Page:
Not high volume shops though. When I was working at my last job, we all needed to be able to do high-level wrenching. There was a designated service manager who wrote up most of the work orders and assigned repairs to each technician, but each tech was expected to be able to work on bikes as expensive as $15k or more. We had 1 or 2 groms who would come in on the weekends and help us with walk-ins, but during the week we were churning out tune ups and custom builds that often required high end knowledge. Not to mention all the work on e-bikes we had to do (thanks Specialized) which was usually at least a wiring harness or motor replacement once a week.

Posted: Oct 21, 2021 at 20:36 Quote
seraph wrote:
PHeller wrote:
One advantage to mechanics not being tied to retail would be less bitching about where customers got their parts.

Of course, that would also mean the mechanics would lose out on EP deals.

What would be a bind would be scenarios where you do buy parts at a retail store, have issues, and expect the store to install or warranty. Stores would still need mechanics, but mechanics don’t need stores. That’s just it, the industry has gotten this idea that every mechanic at a store needs $30hr, when in reality they need a single master mechanics and a bunch of high school flat fixers.

Not high volume shops though. When I was working at my last job, we all needed to be able to do high-level wrenching. There was a designated service manager who wrote up most of the work orders and assigned repairs to each technician, but each tech was expected to be able to work on bikes as expensive as $15k or more. We had 1 or 2 groms who would come in on the weekends and help us with walk-ins, but during the week we were churning out tune ups and custom builds that often required high end knowledge. Not to mention all the work on e-bikes we had to do (thanks Specialized) which was usually at least a wiring harness or motor replacement once a week.

You definitely do need more than 1 "master" at a real bike business that makes turns and at a good margin. Used to be a big crew of us in my old shop during the summer. 10+ years wrenching for most of them. They quick and pro, but I wasn't able to get them paid at $30 and hour that's for sure. Close to that but nope, it is a bike shop not a ford dealer etc.

Posted: Oct 21, 2021 at 20:44 Quote
See I don’t see the work to be that complex that a master mechanic is required. Just because the bike is expensive doesn’t mean the work needs to be.

I am what I would consider competent and I can do everything on my bike suspension included. I send in suspension because it’s not worth my time if I don’t get it right.

I can true a wheel, install tune a derailleur rebuild a seat post (not reverb) etc

Ebikes add an additional wrinkle and I could see them being a pain to diagnose but are you repairing the non functional parts or just replacing them.

Posted: Oct 21, 2021 at 21:03 Quote
I don't see why you would need more than 1 "master" mechanic... you need one dude who can do complex shit, stays up to date on leading edge tech, knows how to work on suspension and build wheels and then you need some dudes who can put bikes together and change tubes and tires and adjust derailleurs.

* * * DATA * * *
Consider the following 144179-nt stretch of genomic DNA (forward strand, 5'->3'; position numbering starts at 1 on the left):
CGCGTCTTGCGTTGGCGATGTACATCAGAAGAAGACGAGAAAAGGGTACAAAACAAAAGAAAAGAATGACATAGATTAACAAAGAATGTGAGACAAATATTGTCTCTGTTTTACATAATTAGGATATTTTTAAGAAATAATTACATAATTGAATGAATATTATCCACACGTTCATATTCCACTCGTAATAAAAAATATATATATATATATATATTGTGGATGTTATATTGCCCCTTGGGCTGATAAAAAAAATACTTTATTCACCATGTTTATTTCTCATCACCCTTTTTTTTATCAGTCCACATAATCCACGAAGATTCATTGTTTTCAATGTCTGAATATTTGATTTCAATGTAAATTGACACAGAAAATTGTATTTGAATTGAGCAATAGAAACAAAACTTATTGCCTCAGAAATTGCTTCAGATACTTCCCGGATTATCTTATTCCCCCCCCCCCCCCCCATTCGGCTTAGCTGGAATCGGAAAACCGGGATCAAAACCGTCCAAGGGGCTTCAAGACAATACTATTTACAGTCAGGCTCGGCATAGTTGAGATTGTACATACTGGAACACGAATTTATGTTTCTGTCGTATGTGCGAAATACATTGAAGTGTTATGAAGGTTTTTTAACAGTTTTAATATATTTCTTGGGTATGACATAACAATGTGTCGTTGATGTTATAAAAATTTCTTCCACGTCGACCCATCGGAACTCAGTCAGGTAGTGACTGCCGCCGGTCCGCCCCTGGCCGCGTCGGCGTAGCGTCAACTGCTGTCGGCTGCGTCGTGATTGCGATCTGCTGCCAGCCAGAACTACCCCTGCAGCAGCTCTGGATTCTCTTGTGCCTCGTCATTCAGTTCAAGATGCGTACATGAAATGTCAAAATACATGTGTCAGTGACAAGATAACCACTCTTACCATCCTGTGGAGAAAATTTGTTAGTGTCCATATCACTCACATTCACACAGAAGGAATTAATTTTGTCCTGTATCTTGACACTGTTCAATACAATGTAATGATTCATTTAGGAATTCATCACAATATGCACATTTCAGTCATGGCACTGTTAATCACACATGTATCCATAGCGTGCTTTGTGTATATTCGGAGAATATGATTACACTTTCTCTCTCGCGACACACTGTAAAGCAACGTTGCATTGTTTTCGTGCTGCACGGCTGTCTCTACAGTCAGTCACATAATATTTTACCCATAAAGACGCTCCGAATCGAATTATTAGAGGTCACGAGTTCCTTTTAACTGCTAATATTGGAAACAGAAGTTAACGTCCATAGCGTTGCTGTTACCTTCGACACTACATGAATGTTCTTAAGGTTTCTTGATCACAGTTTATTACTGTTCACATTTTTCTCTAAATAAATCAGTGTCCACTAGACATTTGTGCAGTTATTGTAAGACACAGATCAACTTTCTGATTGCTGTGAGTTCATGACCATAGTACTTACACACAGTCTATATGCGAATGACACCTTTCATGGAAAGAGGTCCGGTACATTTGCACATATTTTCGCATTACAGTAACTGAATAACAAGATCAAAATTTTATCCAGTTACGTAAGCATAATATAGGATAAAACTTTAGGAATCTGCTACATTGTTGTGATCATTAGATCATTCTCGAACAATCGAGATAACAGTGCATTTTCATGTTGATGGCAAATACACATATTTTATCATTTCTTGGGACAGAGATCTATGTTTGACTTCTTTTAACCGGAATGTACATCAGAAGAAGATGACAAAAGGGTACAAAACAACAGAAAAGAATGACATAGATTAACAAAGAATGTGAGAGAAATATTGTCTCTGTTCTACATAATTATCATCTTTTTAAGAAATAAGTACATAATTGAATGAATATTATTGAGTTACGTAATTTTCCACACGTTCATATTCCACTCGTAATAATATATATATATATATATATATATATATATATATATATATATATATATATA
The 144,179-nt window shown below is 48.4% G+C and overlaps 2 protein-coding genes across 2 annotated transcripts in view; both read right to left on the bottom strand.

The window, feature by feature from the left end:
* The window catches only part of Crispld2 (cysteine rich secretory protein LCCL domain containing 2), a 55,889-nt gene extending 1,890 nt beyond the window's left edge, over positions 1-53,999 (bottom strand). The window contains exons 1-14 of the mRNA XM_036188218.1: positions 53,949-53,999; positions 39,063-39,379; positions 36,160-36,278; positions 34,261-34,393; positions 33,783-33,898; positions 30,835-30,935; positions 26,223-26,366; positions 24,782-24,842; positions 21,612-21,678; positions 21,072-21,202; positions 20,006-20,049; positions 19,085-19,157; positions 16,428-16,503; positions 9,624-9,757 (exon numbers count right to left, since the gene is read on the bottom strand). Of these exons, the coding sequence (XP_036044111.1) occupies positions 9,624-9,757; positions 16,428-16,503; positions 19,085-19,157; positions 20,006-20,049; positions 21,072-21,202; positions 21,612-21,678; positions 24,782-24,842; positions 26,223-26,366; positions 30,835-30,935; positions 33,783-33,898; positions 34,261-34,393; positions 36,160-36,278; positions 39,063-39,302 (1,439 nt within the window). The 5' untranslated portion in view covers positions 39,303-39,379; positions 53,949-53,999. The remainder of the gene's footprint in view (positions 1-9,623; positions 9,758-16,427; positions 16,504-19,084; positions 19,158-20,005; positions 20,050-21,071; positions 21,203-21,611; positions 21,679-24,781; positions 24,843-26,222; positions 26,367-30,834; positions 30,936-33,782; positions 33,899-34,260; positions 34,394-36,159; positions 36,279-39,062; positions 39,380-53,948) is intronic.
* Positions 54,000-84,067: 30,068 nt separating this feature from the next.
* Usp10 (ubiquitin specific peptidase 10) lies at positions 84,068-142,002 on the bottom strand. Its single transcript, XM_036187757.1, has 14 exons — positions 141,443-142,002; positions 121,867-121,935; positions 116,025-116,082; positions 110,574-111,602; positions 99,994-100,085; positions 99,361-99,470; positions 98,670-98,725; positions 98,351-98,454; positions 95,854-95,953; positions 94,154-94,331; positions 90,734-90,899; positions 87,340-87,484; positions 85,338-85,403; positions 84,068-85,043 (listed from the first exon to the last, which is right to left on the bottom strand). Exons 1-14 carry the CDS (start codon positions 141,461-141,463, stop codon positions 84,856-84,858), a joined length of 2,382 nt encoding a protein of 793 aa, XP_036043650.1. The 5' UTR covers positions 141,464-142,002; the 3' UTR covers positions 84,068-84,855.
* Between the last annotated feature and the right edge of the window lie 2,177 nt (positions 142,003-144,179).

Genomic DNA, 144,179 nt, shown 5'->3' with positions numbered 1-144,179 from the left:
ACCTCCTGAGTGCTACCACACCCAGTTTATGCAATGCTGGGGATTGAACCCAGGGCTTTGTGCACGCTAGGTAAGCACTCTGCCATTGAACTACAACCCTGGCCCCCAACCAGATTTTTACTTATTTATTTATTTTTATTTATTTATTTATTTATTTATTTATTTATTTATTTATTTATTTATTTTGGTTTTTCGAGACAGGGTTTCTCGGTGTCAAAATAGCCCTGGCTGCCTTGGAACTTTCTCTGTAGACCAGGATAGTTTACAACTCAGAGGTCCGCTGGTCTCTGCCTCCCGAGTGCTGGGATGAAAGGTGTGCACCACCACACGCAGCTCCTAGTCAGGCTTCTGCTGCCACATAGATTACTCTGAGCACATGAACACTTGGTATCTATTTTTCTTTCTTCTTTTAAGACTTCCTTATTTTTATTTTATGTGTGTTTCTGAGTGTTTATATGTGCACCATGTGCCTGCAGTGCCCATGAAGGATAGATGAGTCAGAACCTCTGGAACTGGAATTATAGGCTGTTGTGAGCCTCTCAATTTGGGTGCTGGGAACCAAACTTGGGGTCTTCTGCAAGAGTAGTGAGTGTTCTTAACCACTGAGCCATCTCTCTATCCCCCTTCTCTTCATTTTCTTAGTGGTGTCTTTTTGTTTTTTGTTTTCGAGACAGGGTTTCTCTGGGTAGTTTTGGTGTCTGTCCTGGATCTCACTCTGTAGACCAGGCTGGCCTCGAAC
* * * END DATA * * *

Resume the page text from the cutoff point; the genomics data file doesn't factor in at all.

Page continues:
Posted: Oct 21, 2021 at 21:32 Quote
Recommendations on a short/low stack height saddle? I’m not finding this to be a readily published figure. My saddle is slammed all the way, and I’m looking at either that or 165 cranks for proper leg extension without going to a dropper with less drop.

Posted: Oct 21, 2021 at 21:38 Quote
dirtnapped wrote:
Recommendations on a short/low stack height saddle? I’m not finding this to be a readily published figure. My saddle is slammed all the way, and I’m looking at either that or 165 cranks for proper leg extension without going to a dropper with less drop.
Like as in distance between saddle rails and seating surface? I'm not sure I've ever seen that listed for a saddle. What are you running now and how much lower are you hoping to get, can't imagine you'll be able to find more than maybe 5-10mm there unless you go to something road oriented with minimal padding.

Posted: Oct 21, 2021 at 21:45 Quote
Correct, from the rails to the seating surface. I’m currently using a Charge Spoon, and I am after 5-10mm. I’m ok with minimal padding as long as the shape fits.

Posted: Oct 21, 2021 at 22:12 Quote
dirtnapped wrote:
Correct, from the rails to the seating surface. I’m currently using a Charge Spoon, and I am after 5-10mm. I’m ok with minimal padding as long as the shape fits.

I think you’d literally have to measure them individually in the flesh. But like BBLB said, I don’t think there’s a large variation. Based on side profiles, I feel like a WTB Silverado is pretty low in stack, but that’s not much to go on.

Posted: Oct 21, 2021 at 22:15 Quote
chunter wrote:
dirtnapped wrote:
Correct, from the rails to the seating surface. I’m currently using a Charge Spoon, and I am after 5-10mm. I’m ok with minimal padding as long as the shape fits.

I think you’d literally have to measure them individually in the flesh. But like BBLB said, I don’t think there’s a large variation. Based on side profiles, I feel like a WTB Silverado is pretty low in stack, but that’s not much to go on.
Good suggestion... as mountain saddles go I think that's about as low as you'll find.